Tim Farron is a Christian, so of course he’s not allowed an opinion

Tim Farron is a Christian, so of course he’s not allowed an opinion, by Rod Liddle.

Maybe I’m wrong about this, but I don’t remember the BBC running a documentary 100 days into Barack Obama’s first presidency and kicking him from pillar to post. Interviewing almost exclusively people who hated him, pouring scorn on his every utterance. They did it this week to Donald Trump, though …

With Obama, as I remember, it was a very different approach. … The Nobel committee bunged Obama the Peace Prize in December 2009 for ‘reaching out to the Muslim world’ — a policy which has brought such wonderful dividends for us all. Frankly, the further you reach, the more likely you are to get your hand chopped off. …

In France, the pretend anti-establishment candidate won. You can tell he’s pretend by the smirk of jubilation on the face of that arrogant and flatulent perpetually half-cut halfwit Jean-Claude Juncker. But I suppose at least Macron was savvy enough to understand that he had to present himself as anti-establishment. …

Even as the establishment politicians modify their language on such stuff as immigration and Islam, so that they sound a little closer to the views of the ordinary citizen, there is still plenty of stuff which they simply cannot countenance in any form. One of these, in this country particularly, is the dissing of homosexuality — as the Liberal Democrat leader Tim Farron discovered recently.

Farron’s enormous crime in the eyes of the establishment was to refuse to deny (for a while, at least) that he thought homosexual sex was a sin. Farron is a born-again evangelical Christian, so of course he thinks homosexual sex is a sin. My guess is that this view is shared by at least 50 per cent of the population and possibly more, although they might prefer the words ‘yucky’ or ‘vile’ or ‘a bit rum’ rather than ‘sin’. …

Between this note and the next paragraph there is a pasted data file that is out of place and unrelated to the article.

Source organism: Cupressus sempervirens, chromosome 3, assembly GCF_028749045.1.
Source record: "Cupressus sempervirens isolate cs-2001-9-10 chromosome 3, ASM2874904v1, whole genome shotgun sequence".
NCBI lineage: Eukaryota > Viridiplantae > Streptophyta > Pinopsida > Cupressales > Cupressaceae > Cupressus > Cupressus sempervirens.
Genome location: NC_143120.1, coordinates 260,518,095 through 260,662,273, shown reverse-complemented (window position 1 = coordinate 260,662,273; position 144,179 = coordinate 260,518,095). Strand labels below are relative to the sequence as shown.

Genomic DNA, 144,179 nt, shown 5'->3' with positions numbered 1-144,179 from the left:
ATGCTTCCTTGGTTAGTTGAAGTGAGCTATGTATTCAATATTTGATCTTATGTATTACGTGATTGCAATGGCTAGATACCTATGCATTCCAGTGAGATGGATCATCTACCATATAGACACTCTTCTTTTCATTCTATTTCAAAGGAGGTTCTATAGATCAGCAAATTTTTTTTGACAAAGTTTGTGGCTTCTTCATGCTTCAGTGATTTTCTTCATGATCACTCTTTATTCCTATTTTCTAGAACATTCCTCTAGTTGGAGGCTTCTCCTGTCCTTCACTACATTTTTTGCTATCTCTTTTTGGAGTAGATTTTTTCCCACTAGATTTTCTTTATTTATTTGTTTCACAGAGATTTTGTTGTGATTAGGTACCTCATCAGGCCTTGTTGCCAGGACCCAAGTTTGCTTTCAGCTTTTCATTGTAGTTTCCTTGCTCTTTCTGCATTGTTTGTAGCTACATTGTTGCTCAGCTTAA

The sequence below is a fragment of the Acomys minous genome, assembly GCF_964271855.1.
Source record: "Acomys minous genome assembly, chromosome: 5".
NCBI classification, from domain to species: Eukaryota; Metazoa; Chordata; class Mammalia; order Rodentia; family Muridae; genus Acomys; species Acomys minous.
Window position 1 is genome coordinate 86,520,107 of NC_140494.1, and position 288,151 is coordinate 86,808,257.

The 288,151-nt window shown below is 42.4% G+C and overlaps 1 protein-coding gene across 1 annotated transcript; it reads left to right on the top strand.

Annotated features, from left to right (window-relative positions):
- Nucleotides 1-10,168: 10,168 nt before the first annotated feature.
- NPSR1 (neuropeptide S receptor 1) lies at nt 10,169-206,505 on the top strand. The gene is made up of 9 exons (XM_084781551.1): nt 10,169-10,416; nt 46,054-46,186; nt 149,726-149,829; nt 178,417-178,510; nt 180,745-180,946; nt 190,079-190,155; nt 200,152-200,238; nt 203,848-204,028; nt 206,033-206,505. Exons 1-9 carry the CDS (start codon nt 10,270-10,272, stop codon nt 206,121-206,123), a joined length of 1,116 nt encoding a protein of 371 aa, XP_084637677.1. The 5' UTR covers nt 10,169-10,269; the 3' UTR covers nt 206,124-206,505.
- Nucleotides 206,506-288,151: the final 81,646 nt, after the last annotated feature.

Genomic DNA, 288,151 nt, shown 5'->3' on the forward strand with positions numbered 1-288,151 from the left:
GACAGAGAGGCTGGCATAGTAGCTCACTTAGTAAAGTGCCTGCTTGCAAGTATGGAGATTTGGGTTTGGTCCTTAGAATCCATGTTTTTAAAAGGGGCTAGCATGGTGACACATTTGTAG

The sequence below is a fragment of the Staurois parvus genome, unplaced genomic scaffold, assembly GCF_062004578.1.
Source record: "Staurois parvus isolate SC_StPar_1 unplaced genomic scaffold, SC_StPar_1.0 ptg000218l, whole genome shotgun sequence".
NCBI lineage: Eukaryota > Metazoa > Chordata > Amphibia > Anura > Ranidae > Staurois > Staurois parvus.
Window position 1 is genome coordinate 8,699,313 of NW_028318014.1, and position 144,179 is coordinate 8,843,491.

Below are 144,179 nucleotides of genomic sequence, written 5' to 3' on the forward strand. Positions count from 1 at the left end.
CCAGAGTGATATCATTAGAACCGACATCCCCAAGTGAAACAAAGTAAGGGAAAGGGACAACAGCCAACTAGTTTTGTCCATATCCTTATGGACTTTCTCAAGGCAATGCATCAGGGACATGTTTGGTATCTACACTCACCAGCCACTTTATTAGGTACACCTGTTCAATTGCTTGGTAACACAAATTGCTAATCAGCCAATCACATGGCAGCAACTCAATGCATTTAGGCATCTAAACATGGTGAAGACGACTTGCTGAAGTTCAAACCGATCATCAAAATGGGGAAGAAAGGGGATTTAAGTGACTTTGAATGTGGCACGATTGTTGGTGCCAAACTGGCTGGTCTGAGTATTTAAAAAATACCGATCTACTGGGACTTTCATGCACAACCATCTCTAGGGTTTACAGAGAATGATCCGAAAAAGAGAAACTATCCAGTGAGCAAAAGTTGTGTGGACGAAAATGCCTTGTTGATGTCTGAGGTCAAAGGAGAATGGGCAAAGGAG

What was interesting to me was the point-blank refusal even to consider that his view might be allowable — a view shared, to a greater or lesser degree, by a great many people.

David Shariatmadari or the Bible. Hmmm, tough choice.

A chap called David Shariatmadari, writing in the Guardian, tried to be kind. He said we liberals should all give Timbo a break: ‘I don’t care what he considers sinful, so long as it doesn’t translate into policy. For that reason, however, he should be watched like a hawk for any hint of discriminatory law-making.’ He can think what he likes, then (for which many thanks, Mr Shariatmadari), but he should not be allowed to let this deep-rooted belief inform his politics.

Instead, it is Mr Shariatmadari’s views, rather than the views of the Holy Bible, which should inform Tim Farron’s politics. This is because Mr Shariatmadari, like the rest of the liberal establishment, believes that his views count for a lot more than the Holy Bible — indeed his views are inviolable. …

And yet the reason people go into politics is to articulate their points of view and convince the public of the rectitude of them. In a normal society, that would even include people who have views which differ from those of Mr Shariatmadari — they would be allowed to speak too.

hat-tip Stephen Neil